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Welsh History Review


Vol. 18, nos. 1-4 1996-97

The Stuart court in exile and the Jacobites. Book review.

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Cruickshanks and Edward Corp. Hambledon Press, London, 1995. Pp.
xxiv, 167. £ 25.00.
Conference proceedings are generally fun to read and hell to review. This
set has an advantage over the run in that it is concerned with a subject
which is at once well-defined, topical, and relatively neglected: the
relationship between the Stuart court at St Germain and its supporters
during the first phase of its exile, from 1689 to 1715. It cannot, however,
escape the drawback of the genre, that the contributions vary considerably
in length and in focus so that if an overall impression is built up, then this is
largely by a process of hit and miss. In this case the difficulty is
compounded by the fact that the papers are so short, some never managing
to rise above mere sketches an introduction to an interesting collection
of papers, the outline of the career of a not very successful Jacobite envoy
which may be filled out by subsequent research. Several of the pieces
display the quality of the authors Paul Hopkins for diligent archival
research, John Childs for swashbuckling literary style, Paul Monod for a
readiness to ask big questions but most are too cramped to show it to
best advantage.
What the collection does demonstrate is that Jacobite studies now
provide some of the finest examples of a history which truly integrates the
history of the whole of the British Isles with that of Europe, and spans the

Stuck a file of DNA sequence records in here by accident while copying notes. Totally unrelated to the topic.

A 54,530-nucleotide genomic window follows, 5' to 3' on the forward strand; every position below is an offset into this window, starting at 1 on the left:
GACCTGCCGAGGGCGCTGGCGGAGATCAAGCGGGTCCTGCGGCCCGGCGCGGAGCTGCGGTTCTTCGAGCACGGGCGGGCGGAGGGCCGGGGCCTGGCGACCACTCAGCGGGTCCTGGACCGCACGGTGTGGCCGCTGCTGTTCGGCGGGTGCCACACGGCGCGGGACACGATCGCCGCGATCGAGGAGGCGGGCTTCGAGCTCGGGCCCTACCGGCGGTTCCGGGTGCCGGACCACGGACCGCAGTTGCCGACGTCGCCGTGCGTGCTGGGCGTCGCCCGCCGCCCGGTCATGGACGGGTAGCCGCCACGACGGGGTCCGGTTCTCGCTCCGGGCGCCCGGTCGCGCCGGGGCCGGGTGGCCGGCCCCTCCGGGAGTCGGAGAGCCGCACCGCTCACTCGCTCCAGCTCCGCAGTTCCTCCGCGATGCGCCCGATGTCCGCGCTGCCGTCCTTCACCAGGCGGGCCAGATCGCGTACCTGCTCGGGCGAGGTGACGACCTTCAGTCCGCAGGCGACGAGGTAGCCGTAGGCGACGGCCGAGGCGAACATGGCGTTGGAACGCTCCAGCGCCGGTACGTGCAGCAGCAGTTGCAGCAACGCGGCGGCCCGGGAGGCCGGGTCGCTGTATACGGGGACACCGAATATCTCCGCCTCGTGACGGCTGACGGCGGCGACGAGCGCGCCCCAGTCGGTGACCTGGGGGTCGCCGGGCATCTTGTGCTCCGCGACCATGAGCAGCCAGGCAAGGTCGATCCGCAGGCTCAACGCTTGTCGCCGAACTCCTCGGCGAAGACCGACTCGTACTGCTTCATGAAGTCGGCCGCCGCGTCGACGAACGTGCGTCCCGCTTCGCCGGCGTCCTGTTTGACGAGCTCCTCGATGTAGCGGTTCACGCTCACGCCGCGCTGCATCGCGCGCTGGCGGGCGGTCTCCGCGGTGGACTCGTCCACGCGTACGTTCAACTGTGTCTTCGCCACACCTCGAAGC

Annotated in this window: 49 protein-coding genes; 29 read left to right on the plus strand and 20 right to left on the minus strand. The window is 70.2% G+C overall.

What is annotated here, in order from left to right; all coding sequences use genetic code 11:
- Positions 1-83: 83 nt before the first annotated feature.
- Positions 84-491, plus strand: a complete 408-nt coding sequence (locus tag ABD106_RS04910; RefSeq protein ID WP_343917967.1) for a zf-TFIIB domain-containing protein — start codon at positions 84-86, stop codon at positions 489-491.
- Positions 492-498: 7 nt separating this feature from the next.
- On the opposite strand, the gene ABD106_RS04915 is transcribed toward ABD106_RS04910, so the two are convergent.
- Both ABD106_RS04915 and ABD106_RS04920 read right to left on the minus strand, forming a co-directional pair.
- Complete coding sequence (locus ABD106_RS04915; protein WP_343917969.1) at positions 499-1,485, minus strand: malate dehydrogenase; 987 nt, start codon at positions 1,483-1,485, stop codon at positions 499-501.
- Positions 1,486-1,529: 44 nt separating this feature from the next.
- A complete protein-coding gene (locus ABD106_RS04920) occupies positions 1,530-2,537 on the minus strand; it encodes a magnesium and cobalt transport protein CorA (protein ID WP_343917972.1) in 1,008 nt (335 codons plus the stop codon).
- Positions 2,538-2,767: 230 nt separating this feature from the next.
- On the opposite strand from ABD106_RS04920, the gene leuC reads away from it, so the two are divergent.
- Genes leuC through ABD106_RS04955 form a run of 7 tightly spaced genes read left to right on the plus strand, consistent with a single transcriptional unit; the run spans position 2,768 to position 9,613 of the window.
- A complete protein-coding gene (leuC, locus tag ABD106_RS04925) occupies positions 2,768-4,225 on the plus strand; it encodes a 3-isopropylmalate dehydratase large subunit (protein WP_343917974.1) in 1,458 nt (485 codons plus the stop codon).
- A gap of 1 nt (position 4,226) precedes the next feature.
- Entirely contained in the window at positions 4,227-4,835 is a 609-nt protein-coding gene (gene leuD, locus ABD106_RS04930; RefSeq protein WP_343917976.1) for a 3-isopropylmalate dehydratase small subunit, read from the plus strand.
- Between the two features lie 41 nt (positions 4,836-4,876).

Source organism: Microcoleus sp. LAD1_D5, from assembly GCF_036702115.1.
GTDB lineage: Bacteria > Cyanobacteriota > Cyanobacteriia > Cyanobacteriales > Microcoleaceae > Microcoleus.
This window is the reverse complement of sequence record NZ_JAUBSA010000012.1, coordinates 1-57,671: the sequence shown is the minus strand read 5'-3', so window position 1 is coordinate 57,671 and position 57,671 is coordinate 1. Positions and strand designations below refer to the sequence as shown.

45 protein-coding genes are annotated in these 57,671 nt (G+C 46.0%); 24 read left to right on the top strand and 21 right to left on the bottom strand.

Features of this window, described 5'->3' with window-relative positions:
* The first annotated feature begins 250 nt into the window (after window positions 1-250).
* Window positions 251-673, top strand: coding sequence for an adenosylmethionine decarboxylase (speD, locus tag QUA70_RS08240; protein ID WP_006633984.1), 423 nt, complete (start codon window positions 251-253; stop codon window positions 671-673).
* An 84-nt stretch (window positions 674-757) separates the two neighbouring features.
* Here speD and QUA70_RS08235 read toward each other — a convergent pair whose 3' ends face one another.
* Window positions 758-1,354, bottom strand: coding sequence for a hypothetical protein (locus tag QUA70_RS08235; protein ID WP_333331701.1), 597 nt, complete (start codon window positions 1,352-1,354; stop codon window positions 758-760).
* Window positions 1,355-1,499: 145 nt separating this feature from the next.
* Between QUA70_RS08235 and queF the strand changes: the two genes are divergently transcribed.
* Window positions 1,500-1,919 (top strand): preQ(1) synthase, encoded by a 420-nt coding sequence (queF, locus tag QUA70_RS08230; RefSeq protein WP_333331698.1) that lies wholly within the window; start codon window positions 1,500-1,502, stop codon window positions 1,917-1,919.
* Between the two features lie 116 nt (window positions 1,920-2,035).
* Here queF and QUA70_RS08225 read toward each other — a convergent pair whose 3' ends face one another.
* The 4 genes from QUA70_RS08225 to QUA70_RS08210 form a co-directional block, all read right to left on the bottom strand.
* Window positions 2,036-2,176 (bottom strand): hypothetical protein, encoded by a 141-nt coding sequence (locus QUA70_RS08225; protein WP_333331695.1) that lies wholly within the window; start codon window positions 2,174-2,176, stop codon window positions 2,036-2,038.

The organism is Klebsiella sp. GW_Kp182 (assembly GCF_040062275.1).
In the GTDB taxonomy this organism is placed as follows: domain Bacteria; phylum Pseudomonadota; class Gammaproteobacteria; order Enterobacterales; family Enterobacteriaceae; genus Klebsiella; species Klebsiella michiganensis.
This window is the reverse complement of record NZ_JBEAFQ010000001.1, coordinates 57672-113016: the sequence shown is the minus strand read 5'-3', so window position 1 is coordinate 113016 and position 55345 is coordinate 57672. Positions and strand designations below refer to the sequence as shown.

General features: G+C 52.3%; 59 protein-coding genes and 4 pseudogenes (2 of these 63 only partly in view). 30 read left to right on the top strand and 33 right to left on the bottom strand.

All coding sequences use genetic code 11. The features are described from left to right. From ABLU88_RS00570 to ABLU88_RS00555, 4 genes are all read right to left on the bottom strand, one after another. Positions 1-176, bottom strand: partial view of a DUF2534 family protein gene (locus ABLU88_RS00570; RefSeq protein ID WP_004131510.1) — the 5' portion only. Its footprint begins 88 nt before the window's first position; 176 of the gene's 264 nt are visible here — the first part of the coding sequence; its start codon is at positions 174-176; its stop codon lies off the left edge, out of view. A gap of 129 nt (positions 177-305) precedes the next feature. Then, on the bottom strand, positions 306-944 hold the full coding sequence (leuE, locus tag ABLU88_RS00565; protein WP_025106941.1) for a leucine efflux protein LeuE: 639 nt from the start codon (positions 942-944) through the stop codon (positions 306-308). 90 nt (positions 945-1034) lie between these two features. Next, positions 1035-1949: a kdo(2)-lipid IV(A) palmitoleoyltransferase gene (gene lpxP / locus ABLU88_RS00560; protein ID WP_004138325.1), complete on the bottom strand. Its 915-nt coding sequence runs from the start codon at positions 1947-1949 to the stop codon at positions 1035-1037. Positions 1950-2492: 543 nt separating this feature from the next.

boundaries of academic disciplines. The editors represent British and
French universities respectively, and their contributors derive from four
different nations. One essay alone (that of Hopkins) draws upon collections
in London, Paris, Oxford and Aberystwyth, to illuminate the career of a
Scottish politician. The sources drawn upon for the book range from the
usual state and family papers and political tracts, to poetry, plays, sonatas,
and The Greig-Duncan Folksong Collection. Yeats and Burns make their
appearance alongside authors more commonly associated with the Stuart
cause; the dispossessed royal family is currently inspiring some of the most
truly modern kinds of history.
The meat of the book lies in its treatment of the 1690s, and some of the
best of it is provided while the pages are still in Roman numerals, by the
editors' survey of the Stuart base at St Germain. They turn Churchill's
'phantom court' into a flourishing centre of the arts which had a direct
impact upon French music in particular. It also, arguably, played a vital
role in the transmission of Freemasonry to the Continent. Contrary to
received notions, honours were given sparingly there and the little
information which required secrecy was handled with discretion. Only in
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